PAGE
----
Our friend, Scott McConnell, heard some good news overall today. The largest of three tumors in his lung has shrunk. He'll still need surgery to get that bad boy out of there, but he's a strong dude with a great attitude. He's been, along with his wife, Liz, a great friend to Dori and me.

I ran 4.5 good recovery miles yesterday on moderate terrain in 85 degrees and 58% humidity. I was a bit sore from Saturday's 11 miler, but the oil can (moving everything again) helps the Tin Man get loose after a mile or so. I'm planning to do a short run tonight ... probably some junk mileage while my sister hangs with the kids.


Monday, July 23, 2007

Good photos of Kathryn and Will

Here are some recent photos of Kathryn and Will. They are having an active summer, as mentioned, in large part to friends of our family who have organized some fun days. The pictures are 1) Kathryn catching a fish on a day out with friends from St. Bernard Academy; 2) Me with Kathryn and friend Caroline Selinger (left) at the July 4 party my Mom threw; 3) Kathryn the artist and fashion model at my Mom's (Kathryn is gifted like my artist sister, Anne; she's wearing one of the hats Aunt Kathy, who also went through chemo, gave Dori); and 4) Will and Kathryn at a Sounds game with Dad.

Enjoy. Jim

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Four biopsies

Dori has now completed four biopsies, the last one less than two hours ago. She just ate some food I picked up from the cafeteria - two pesto pizza roll-ups that she devoured. Great job on all fronts by Big Rabbit.

Dori mentioned some of the things she has loved or appreciated since being in the hospital. They include the teddy bear from our children, Werthan's sugar free coffee drops in the neat gift basket from my co-workers, the pajamas from Heather, all the iTunes gift cards and DVDs, her new baseball caps, the Panera lunches from Jan and Faye, the praying shawl from Laura, and the "flower" from the McCormicks. Every gift has been special, really.

Dori asked me today what good has come from this ordeal, from my standpoint. "Seeing all the love," I said quickly. Our children have noticed "how many people are doing nice things for us." Your prayers and thoughtfulness just continue to amaze us. Thank you again on behalf of all of us.

Dori and I have had an emotional day today, complete with reprofessing our love for each other. I so want to see Dori home - for her. Dori calls leukemia a "double whammy" - you get to go through chemo and then you don't get to go home. She is thinking about how to help people in her situation down the road. Not surprising.

I plan to run 5 easy miles this afternoon. Here's the training recap from last week. Thank you for your prayers for good biopsy results this week.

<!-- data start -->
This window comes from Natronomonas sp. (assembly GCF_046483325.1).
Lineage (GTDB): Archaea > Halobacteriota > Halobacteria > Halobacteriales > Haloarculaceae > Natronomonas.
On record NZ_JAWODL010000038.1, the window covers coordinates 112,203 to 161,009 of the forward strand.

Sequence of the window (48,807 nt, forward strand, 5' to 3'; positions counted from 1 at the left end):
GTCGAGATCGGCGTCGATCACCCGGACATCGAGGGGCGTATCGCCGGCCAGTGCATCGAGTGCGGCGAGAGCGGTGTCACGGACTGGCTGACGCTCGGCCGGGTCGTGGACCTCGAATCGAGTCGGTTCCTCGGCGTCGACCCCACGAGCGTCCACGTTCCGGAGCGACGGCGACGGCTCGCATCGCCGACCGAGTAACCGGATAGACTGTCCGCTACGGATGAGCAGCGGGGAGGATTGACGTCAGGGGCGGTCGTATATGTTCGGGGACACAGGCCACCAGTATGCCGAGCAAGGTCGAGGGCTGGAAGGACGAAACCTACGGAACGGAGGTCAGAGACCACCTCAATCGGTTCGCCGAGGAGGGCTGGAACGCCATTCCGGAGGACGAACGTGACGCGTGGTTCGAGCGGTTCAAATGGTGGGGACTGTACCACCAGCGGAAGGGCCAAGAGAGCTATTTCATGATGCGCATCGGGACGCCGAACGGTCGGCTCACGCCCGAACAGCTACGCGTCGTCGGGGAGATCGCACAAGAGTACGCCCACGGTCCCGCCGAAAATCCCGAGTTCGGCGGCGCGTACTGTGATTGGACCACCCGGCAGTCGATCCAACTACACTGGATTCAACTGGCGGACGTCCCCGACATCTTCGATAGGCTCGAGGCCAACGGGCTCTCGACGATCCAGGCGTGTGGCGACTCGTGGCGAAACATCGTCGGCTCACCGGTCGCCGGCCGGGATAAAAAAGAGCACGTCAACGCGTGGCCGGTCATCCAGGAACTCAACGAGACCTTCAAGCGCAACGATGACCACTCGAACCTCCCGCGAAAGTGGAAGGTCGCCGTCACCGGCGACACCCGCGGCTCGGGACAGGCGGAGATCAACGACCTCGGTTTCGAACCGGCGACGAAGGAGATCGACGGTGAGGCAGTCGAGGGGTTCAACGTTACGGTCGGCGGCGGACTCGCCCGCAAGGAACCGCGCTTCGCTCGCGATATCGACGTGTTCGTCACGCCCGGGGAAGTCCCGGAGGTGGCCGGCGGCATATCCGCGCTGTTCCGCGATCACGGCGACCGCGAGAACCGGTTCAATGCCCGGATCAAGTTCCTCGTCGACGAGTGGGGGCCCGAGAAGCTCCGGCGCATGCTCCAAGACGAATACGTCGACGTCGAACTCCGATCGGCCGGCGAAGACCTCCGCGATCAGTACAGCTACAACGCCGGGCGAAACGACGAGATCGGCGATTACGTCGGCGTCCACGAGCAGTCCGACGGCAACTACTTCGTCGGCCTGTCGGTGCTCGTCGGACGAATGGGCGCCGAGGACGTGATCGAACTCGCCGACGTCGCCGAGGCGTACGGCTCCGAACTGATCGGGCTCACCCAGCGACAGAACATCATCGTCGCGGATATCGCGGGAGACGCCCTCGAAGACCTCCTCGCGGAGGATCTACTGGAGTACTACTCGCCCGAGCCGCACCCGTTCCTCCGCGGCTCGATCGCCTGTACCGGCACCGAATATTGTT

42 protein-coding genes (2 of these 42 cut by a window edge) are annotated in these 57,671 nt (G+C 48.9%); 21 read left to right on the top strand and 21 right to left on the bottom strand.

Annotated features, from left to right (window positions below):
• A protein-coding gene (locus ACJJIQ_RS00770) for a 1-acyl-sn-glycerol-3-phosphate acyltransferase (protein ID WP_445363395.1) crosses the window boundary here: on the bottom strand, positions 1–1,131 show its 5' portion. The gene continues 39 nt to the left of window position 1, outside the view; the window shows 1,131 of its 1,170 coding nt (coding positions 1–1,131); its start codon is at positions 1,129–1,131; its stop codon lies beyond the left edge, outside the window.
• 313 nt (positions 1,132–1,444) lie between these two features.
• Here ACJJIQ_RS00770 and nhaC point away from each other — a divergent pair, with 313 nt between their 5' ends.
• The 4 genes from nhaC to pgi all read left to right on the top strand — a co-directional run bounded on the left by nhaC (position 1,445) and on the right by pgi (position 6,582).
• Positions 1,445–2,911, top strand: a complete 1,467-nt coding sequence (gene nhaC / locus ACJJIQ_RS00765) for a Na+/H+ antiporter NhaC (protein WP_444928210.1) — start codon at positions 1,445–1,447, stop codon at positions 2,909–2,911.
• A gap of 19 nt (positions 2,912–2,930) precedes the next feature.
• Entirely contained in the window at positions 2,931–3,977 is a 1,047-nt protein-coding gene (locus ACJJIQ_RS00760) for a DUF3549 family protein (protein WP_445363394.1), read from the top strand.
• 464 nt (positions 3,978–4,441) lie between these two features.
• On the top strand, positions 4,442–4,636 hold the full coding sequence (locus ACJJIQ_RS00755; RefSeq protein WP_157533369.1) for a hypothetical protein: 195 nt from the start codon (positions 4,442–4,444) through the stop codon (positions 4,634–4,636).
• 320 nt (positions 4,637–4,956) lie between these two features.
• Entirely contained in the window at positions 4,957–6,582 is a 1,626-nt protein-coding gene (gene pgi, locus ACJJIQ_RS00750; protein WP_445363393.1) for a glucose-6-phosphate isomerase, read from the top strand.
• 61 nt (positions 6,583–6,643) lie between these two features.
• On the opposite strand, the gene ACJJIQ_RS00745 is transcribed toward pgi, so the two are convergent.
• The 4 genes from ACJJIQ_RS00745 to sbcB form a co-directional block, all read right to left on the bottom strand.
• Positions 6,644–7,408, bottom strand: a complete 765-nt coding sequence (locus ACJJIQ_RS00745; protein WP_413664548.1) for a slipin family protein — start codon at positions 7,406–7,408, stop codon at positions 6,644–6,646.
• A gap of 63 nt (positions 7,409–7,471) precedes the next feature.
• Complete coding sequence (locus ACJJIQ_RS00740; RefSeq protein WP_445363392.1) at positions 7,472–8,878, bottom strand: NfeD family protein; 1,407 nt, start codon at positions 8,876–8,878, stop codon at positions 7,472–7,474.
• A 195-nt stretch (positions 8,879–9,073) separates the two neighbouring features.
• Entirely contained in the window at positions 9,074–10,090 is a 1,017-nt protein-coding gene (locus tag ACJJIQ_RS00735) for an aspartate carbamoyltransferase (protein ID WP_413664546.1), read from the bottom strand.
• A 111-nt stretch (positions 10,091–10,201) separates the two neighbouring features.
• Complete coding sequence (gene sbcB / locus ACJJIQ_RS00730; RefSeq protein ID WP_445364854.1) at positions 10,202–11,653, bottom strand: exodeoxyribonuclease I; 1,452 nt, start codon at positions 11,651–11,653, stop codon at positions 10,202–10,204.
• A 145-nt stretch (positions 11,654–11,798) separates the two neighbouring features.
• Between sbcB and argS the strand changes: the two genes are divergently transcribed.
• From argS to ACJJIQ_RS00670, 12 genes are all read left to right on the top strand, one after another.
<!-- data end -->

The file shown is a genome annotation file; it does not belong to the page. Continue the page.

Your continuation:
Weekly training recap
Tuesday - 9 miles, 1:21:14, 9:01 pace, treadmill
Wednesday - Strength and stretching
Thursday - 5 miles, 41:27, 8:17 pace, treadmill
Friday - 3.86 miles, 31:26, 8:08 pace, 82 degrees, 34% humidity, moderate terrain
Saturday - 11.0 miles (unofficial, may have been 10.9 miles), 1:34:41, 8:36 pace, 62 degrees and 65% humidity, moderate terrain

Total miles: 28.9 miles

Saturday, July 21, 2007

Good week of running

Before I get all impressed with myself ... check this out. Dori exercised THREE TIMES yesterday after a week of chemo. THREE TIMES! She walked twice and rode the bike for 17 minutes. Do you think that inspired me? You bet your rump it did.

This morning, I ran the full length of Belle Meade Blvd. twice with our good friend, Ann DeNunzio. That's 11 miles, or just a tiny shade under. Ann is a machine - she's run the Boston, Chicago and New York marathons. At the latter, she ran an amazing time, like a 3:40 or something. Ann, who is planning to join me in Virginia Beach Sept. 2, was my rabbit today. We were blessed with very good conditions - 65 degrees and 65% humidity.

The first 5.5 miles went well, but around mile six, Ann started pulling ahead. We ran the first 5.5 in 47:10, or an 8:34 pace. Ann picked it up, and pulled ahead of me by 10-15 seconds. I worked to stay with her. At 8.25 miles, I was at 1:10:10, or an 8:30 pace. That's where I noticed a bloody right nipple. Off went the shirt. Thank God very few motorists were around.

The last 2.75 miles are mostly uphill. Not steep, but good gradual gradients. Ann pulled 30 seconds ahead of me, willing me to follow. I did, keeping her in check (I know she dialed it down a time or two ... she looked in good form today). I was really feeling the run now, but no way was I not going to go sub 9:00 for 11 miles after Dori's regimen yesterday. Of note, Dori is reading "It's Not About The Bike" by Lance Armstrong, which I can't wait to get my hands on. I'm also wearing one of Lance's yellow LiveStrong bracelets, courtesy of my sister Anne's good friend Kristen Meadows. I looked at that bracelet a lot the last two miles. Welcome, Pain. Hope you enjoy my finish, courtesy of Ann, Lance and mostly Dori.

I reached the Percy Warner Park gate in 1:34:41. That's an 8:36 pace, not shabby for a big boy like me. I am most pleased with last 2:75 miles, which I ran modestly uphill at an 8:58 pace. This came on the heels of a four-mile run last night at Radnor Lake at an 8:08 pace. Total mileage for the last six days is 29 miles. Training is going well.

I am off to Pancake Pantry soon to visit with good friend Chip Saltsman, who is running Mike Huckabee's campaign for president. I like Huckabee, and not just because he's a runner. He's a common-sense guy. Looking forward to hearing about the campaign and seeing Chip.

Kathryn gets to fish today with one of her teachers, Mrs. O'Neal, and three good friends from school. Their parents invited K-girl, and she's pleased as punch. Will and I will go see Mom around lunchtime. We'll watch some sports later today and relax. I am looking forward to a few cold ones and melting in my chair.